10 Ways Older People Withdraw from Life

10 Ways Older People Withdraw from Life

One of the greatest challenges in growing old is grappling with tendencies and pressures to withdraw into ever-tighter circles of restricted daily activities. There is no single word or phrase that captures this process, nor is there much research about it. But aging experts agree that withdrawing into an isolated lifestyle is a common practice that can create or worsen physical and emotional problems.

There are, to be sure, some positive reasons for a more limited lifestyle. Downsizing a home, for example, can be a positive experience that helps people get out from under a house that has become too big. Perhaps the home is also filled with possessions and memories that encourage living in the past and not the present.

Moving into a smaller home may be a relief physically. It also can save money. And it may open up opportunities to spend time on new pursuits. In this case, a limiting decision can be a good one.

There can also be inescapable consequences of aging that make it natural to reduce or end activities that have become challenging. Home maintenance, for example, may become physically taxing or even dangerous. Climbing ladders to clean gutters, paint ceilings, or change light fixtures may no longer be a wise thing to do. But in restricting these activities, people are also ending a part of their lives that has included regular trips to the hardware store, the satisfaction of designing and executing home improvement projects, and a range of other socializing activities.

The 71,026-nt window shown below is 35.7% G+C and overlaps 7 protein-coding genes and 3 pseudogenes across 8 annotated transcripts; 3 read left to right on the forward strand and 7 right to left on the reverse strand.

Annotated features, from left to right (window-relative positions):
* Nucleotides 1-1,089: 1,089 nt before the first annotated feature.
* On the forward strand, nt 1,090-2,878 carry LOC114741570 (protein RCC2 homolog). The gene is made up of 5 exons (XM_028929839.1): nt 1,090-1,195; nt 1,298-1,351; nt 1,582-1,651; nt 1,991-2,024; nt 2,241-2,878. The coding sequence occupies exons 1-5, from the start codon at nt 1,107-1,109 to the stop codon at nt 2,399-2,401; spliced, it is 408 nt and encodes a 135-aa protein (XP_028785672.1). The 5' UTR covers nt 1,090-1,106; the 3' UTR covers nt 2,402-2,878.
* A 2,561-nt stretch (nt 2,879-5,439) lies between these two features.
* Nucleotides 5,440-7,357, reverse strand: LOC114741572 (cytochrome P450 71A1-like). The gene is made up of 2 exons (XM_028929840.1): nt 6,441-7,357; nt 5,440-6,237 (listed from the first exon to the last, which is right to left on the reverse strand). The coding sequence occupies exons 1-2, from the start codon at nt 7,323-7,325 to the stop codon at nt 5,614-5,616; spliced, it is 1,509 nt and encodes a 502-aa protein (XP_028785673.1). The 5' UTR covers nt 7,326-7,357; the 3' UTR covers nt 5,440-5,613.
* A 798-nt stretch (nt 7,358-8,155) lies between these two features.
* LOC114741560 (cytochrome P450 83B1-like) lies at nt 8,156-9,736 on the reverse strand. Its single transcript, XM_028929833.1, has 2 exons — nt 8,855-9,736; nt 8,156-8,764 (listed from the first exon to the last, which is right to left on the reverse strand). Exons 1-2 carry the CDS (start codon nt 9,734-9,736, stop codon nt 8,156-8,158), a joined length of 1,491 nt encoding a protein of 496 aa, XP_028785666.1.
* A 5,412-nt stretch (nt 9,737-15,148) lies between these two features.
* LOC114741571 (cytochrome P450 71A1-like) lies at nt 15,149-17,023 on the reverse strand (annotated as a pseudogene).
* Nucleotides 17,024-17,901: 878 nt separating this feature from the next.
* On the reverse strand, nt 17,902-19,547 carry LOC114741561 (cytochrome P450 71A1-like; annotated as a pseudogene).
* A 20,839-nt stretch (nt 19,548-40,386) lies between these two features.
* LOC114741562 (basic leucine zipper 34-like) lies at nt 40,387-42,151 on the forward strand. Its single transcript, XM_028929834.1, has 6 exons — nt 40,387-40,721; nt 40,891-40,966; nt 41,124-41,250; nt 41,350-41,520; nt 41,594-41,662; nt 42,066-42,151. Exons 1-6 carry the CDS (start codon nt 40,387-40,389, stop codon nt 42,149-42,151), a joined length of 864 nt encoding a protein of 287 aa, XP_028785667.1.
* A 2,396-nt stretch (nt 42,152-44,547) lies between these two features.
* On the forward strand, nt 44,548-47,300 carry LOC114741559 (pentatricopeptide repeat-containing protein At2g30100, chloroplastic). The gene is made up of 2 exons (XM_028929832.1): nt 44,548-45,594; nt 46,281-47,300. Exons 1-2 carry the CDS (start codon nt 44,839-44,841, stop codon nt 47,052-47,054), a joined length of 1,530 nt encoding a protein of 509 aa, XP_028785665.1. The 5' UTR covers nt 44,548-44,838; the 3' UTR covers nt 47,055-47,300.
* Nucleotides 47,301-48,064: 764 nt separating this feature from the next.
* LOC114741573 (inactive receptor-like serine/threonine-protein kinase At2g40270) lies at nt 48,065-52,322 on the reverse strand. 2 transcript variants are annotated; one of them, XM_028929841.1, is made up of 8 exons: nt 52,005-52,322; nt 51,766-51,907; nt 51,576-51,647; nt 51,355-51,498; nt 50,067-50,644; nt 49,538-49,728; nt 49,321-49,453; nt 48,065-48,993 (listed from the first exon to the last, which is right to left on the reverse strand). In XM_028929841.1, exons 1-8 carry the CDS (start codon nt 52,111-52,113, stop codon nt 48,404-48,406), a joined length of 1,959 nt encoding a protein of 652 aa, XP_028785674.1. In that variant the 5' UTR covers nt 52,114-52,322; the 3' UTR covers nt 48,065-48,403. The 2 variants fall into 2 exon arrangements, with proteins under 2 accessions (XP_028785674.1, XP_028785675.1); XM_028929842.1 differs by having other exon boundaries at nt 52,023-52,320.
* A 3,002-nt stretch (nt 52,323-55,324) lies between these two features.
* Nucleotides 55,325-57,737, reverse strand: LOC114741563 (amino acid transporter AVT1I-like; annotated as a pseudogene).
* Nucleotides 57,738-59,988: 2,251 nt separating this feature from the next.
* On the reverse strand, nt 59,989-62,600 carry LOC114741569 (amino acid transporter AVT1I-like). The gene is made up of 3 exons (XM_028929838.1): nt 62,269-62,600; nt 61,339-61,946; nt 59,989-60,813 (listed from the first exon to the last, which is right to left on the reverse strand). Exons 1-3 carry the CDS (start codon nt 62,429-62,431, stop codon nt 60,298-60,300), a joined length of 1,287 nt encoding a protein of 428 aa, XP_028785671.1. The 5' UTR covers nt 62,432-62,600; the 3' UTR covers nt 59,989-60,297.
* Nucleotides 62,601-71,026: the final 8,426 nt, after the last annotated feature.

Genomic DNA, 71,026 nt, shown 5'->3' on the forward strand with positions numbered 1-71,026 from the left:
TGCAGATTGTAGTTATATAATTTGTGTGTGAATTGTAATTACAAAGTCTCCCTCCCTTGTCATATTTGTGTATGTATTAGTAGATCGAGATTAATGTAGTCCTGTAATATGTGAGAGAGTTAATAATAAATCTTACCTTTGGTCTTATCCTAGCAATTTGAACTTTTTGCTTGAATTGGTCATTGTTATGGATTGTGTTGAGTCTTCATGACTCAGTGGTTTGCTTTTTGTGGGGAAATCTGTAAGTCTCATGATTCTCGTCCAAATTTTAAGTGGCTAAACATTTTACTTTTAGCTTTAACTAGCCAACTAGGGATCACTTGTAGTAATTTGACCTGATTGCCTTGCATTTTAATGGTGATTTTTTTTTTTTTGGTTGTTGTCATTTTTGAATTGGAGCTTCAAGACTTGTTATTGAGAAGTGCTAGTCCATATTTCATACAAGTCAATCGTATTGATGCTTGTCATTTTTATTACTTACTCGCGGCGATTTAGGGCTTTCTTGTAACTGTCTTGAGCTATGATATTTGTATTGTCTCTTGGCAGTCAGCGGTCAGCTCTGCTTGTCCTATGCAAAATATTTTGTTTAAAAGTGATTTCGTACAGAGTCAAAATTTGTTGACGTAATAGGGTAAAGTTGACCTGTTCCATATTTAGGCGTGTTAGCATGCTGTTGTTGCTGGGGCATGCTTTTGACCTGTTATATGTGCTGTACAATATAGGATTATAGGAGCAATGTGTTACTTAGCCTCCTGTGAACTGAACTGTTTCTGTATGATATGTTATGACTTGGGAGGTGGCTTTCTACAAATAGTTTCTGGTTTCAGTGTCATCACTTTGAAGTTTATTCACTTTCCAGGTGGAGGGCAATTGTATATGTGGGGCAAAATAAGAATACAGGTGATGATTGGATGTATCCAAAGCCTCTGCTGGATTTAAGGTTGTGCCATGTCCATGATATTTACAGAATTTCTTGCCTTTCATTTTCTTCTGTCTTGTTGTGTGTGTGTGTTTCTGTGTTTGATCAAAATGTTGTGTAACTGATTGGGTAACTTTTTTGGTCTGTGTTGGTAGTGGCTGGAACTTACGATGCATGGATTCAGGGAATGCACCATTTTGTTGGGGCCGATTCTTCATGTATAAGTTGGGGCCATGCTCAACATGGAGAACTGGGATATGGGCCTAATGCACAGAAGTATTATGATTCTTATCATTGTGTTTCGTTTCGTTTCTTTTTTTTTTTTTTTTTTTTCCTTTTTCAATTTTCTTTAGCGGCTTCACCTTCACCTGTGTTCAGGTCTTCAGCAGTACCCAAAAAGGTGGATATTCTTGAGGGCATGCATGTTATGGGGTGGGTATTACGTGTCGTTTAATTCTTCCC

“I would argue that as each of us gets older, we shrink our environment to get better control of it,” says Dr. Eric Tangalos, a professor of medicine at the Mayo Clinic who specializes in Alzheimer’s Disease research and other aging issues. During our lives, he says, our behaviors reflect a shifting balance between the levels of autonomy and risk in our lives and our desire for safety and security.

“To be independent, we have an environment that is more risky,” Tangalos says. “As we age, we move across the spectrum toward one that is safer and more secure. To do this, we usually willingly give up some independence. When we end up not able to manage our affairs we are dependent on others. The equation plays out throughout our life and when we do it right, it is usually a harmonious balance.”

While the desire for control and independence are powerful drivers of behavior, it’s important that they not produce a solitary lifestyle that precludes new experiences, community activities, and interactions with friends and family.

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